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Why can’t we do math?

Actually – why do we think we can’t do math?

Unless you’re a math or physics major, it’s likely that at some point in your life you’ve said to someone, “I’m not good at math.” 

It’s such a common and accepted sentence that no one thinks to question it. Math is one of those subjects that everybody distances themselves from. We tend to think “oh, you have to be really smart to get math.”  

My father studied computer science and math as a student. He was a math guru for me growing up, so when he told me that he “didn’t have what it took to go further with math” I was shocked.

Why is this idea so rooted in us, even those of us who pursue math? Why do we feel like math is completely inaccessible to us? 

It’s because it is rooted – it’s a systemic problem.

We’re told from early on that math is hard. Kids who have an affinity for math tend to be praised beyond all other kids for how smart they are. But the way we learn math in school is limited by the traditional ways that it’s approached and taught.  

Usually, the kids that ‘get math’ right away work well with traditional teaching styles. Because of this, the concepts come more easily to them. This easy acquisition of knowledge could be because of a ‘natural ability’ for math. What’s more likely, is that the information is being presented in a way that aligns with their learning skills.  

Increasingly there’s more talk about learning skills. There are countless tests to take to find out if you’re a kinesthetic, auditory, visual or some other type of learner. The idea of learning your learning type is that teaching practices should do a better job of catering towards students’ specific learning needs; it’s slowly changing in school curricula. There are attempts to teach all subjects in a new way that will allow the most amount of students to learn effectively.  

The problem is: despite efforts to change the way it’s being taught, this cultural stigma surrounding math is so strong that the idea that math exists for a select few still lives on.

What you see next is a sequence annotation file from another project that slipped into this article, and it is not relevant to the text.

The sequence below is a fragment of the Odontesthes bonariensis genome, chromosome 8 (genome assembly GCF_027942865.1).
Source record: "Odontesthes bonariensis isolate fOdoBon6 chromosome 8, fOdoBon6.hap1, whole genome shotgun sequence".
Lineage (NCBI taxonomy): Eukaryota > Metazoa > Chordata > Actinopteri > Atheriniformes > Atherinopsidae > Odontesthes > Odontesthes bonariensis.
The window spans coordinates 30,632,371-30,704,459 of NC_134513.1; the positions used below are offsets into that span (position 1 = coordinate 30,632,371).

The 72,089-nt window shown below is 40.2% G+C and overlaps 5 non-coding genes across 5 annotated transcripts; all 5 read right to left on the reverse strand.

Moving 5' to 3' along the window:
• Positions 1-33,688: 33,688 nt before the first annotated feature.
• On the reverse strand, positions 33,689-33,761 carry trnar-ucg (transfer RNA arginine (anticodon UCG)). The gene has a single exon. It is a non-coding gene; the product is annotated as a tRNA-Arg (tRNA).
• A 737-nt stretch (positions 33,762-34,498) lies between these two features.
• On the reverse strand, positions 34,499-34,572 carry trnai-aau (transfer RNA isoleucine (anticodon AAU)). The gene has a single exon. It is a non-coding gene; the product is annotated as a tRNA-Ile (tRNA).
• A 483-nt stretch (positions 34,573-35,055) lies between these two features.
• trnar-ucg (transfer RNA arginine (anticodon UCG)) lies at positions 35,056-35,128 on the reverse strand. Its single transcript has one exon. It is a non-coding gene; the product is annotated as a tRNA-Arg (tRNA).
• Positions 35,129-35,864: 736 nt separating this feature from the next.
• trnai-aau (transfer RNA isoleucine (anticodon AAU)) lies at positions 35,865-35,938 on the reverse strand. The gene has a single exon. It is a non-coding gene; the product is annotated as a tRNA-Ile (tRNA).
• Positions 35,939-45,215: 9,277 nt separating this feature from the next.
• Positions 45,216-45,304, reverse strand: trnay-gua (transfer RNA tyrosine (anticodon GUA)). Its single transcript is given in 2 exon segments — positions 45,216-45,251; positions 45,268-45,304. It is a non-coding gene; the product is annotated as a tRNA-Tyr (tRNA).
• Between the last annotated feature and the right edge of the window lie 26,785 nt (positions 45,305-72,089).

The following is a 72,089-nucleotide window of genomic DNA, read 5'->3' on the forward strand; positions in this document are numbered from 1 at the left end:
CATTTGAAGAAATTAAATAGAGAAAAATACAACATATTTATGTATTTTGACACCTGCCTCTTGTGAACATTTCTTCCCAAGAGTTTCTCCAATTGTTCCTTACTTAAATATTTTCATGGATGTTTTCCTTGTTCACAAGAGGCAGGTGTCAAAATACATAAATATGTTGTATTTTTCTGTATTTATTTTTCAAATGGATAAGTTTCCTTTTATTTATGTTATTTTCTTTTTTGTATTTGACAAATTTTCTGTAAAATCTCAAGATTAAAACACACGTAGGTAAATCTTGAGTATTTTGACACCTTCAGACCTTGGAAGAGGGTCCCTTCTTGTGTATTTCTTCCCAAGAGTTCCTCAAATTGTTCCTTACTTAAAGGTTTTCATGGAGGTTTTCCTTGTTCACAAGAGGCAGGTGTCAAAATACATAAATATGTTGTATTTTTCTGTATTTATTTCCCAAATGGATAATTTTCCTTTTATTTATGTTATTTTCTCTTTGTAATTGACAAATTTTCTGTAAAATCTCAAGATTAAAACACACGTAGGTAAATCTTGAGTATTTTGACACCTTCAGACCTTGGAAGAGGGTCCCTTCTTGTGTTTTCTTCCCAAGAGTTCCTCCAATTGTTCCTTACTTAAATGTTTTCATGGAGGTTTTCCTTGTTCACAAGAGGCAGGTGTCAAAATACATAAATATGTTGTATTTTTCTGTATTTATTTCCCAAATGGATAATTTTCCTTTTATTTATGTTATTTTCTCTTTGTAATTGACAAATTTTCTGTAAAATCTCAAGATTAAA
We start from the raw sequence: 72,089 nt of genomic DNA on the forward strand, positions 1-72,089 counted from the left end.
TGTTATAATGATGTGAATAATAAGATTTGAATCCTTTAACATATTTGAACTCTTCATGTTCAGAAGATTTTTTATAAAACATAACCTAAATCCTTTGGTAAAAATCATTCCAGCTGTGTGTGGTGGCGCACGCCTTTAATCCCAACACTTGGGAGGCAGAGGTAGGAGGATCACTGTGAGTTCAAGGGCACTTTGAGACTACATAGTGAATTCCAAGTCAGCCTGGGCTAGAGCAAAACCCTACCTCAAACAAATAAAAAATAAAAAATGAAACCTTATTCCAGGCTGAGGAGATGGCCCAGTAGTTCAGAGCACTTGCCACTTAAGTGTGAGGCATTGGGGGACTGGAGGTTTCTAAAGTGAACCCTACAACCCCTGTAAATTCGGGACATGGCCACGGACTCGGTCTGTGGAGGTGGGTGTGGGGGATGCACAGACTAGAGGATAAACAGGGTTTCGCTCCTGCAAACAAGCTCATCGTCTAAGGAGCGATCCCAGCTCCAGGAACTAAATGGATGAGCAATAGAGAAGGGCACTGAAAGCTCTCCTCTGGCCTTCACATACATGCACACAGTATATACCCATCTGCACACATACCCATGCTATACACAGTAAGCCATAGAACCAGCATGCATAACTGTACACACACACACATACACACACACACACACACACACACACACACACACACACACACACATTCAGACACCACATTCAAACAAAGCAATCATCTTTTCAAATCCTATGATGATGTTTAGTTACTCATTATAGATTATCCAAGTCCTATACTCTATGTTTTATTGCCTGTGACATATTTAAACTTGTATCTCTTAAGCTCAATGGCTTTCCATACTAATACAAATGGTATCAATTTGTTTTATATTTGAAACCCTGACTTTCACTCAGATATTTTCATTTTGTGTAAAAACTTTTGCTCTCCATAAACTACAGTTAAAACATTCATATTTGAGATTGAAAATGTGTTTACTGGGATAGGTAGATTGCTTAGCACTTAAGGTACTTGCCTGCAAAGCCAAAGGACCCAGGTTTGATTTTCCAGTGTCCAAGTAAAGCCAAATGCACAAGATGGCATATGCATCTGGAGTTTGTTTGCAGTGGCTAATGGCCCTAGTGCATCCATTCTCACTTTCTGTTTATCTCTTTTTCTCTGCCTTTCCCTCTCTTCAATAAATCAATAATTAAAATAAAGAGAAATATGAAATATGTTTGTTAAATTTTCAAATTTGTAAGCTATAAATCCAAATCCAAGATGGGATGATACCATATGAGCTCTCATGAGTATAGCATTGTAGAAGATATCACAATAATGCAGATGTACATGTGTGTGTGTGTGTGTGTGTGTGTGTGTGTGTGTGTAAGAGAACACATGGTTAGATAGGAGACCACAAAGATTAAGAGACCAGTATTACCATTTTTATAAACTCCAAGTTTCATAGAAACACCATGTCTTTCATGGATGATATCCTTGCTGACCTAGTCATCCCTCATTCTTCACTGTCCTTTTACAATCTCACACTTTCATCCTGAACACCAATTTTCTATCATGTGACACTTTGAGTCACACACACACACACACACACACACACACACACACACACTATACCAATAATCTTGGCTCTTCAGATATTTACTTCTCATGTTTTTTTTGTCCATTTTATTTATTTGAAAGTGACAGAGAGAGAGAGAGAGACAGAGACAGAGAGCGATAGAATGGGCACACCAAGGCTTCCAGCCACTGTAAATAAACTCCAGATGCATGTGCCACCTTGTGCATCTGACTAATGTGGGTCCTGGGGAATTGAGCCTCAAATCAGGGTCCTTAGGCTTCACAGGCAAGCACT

The solution to this problem? It lies in a cultural shift. It involves changing how we perceive math.

We tend to think of math as something that’s all theorems: everything is theoretical and intangible. But it doesn’t have to be that way.  

Math manifests itself in many different ways that we often don’t think of. For example, the math involved in daily life plays a significant role in our lives, and understanding it is essential. This kind of math involves practices like budgeting and taxes.  

Another overlooked area of math is within the arts, specifically music. Math and music are so inextricably connected. Rhythm, tempo, pitch and harmony are all mathematical. But when was the last time you listened to music and thought about math?

Probably never.  

Using music is an excellent way to begin to change the way we think about math because it’s accessible to almost everybody in some way. Most of us play an instrument, sing or listen to music. If we can start to think about math in terms of an area like music, the exclusivity of math may begin to disintegrate. This disintegration could be the beginning of the end to our universal belief that ‘we can’t do math.’  

This connection between math and music could be pushed in education. This ties back to the idea that teaching techniques should coincide with learning methods. By changing the way we think about math, we may be able to make math more accessible to people who aren’t able to grasp mathematical concepts when taught traditionally.  

Of course, this isn’t an ultimate solution. It’s the beginning of an idea that makes math more appealing and less exclusive. After all, math is all around us. Once we get past this block, maybe we’ll start to realize how much more there is to math and the potential that lies in that discovery.  

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Chiara Ferrero-Wong

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